PFMS together with DBT has brought about phenomenal change in terms of social impact. State governments recognized this and are also leveraging the system to transfer benefits under their programs. An estimated 100 billionINR (US$1.43 billion) is the annual gain to NIC from the PFMS platform. Integration with treasuries and the linkage of Aadhaar and DBT has helped government save close to 830 billionINR (US$11.5 billion).
Electronic transfers have made a huge social impact as they ensure the timely transfer of benefits to citizens, bringing efficiency, effectiveness, transparency, and accountability to the system.
The Goods and Services Tax (GST) is an indirect tax levied on the supply of goods and services. It is a multistage, destination-based tax that is levied, for example, at every step as a product moves from materials through production then distribution and sale. When GST was introduced in July 2017, the e-Way Bill3 was also introduced to allow a common permit for movement of goods throughout the country. e-Way Bill is an electronic document that includes details regarding the movement of goods; it must be carried by transporters for any consignment over a certain threshold. The e-Way Bill mechanism ensures goods are transported in accordance with GST laws and that taxes are paid for the supply of goods (see Figure 2).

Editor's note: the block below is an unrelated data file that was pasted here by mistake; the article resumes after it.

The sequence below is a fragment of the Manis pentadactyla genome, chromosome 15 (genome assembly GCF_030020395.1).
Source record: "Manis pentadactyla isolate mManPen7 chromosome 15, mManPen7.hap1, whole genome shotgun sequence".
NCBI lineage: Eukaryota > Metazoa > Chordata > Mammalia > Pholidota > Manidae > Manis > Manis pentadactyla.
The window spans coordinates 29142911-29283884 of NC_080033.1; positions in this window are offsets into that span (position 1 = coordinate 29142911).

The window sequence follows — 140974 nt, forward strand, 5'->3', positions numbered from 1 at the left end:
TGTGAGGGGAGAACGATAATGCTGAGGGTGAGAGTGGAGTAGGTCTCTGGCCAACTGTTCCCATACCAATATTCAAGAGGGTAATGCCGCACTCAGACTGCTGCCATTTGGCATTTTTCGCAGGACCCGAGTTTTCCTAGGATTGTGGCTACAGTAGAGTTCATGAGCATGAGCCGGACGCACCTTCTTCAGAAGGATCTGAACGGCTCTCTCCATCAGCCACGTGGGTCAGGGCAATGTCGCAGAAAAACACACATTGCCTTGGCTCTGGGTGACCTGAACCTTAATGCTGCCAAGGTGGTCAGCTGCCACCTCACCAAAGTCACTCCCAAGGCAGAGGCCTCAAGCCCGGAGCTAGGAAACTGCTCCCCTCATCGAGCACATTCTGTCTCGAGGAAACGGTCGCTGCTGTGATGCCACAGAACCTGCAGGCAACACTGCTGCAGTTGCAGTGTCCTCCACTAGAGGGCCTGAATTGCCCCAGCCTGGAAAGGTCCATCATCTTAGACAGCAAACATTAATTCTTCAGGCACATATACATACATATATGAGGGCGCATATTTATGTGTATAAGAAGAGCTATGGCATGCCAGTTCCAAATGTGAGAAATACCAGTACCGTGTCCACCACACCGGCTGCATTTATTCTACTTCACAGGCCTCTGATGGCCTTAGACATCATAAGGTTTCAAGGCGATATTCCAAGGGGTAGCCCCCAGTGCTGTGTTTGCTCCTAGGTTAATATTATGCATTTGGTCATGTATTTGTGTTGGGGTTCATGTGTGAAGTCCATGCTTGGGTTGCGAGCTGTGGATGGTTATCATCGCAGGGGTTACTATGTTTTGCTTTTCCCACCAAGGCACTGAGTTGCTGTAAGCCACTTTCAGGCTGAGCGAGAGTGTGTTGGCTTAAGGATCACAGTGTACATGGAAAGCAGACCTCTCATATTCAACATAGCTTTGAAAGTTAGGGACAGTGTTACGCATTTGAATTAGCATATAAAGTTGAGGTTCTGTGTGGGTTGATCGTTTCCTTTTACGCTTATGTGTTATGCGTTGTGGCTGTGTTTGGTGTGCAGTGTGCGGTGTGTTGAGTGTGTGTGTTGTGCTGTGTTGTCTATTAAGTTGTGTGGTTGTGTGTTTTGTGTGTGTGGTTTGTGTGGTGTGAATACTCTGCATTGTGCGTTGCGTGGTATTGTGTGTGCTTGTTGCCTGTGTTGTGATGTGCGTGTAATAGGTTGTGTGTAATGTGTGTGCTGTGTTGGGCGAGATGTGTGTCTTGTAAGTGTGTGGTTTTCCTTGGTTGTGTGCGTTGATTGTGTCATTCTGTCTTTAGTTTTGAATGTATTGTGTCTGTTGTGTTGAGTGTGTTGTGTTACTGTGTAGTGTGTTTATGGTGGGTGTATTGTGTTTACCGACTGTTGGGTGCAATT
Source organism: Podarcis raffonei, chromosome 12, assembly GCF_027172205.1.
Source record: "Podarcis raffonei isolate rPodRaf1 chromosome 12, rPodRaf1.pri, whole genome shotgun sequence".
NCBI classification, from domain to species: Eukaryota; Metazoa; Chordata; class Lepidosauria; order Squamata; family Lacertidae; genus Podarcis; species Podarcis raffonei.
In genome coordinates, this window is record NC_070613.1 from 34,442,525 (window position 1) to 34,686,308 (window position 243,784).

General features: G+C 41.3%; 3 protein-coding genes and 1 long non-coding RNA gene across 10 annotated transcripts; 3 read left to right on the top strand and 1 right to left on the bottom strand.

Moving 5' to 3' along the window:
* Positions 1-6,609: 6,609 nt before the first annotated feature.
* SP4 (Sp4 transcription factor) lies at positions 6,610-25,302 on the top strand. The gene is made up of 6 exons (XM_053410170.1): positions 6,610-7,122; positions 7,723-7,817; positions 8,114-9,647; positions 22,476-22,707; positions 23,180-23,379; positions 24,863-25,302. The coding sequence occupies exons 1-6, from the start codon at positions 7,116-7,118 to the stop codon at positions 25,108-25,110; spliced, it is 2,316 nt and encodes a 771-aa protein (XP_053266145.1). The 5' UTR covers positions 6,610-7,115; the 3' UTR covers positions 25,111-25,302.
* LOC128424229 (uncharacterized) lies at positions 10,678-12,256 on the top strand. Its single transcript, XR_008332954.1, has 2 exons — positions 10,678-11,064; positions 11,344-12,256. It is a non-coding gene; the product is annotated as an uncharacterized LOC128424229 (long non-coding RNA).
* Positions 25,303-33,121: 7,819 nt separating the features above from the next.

Through the e-Way Bill, taxpayers, transporters, and tax officers all rely on a unified system. The implementation of the e-Way Bill has helped boost GST revenue collections, abolished post-dated checks, and increased tax compliance. There has been significant improvement in the ease of doing business due to the self-declaration and reporting enabled by e-Way Bills, which also save time in the transport of goods. Approximately 700,000 e-Way Bills are generated every day.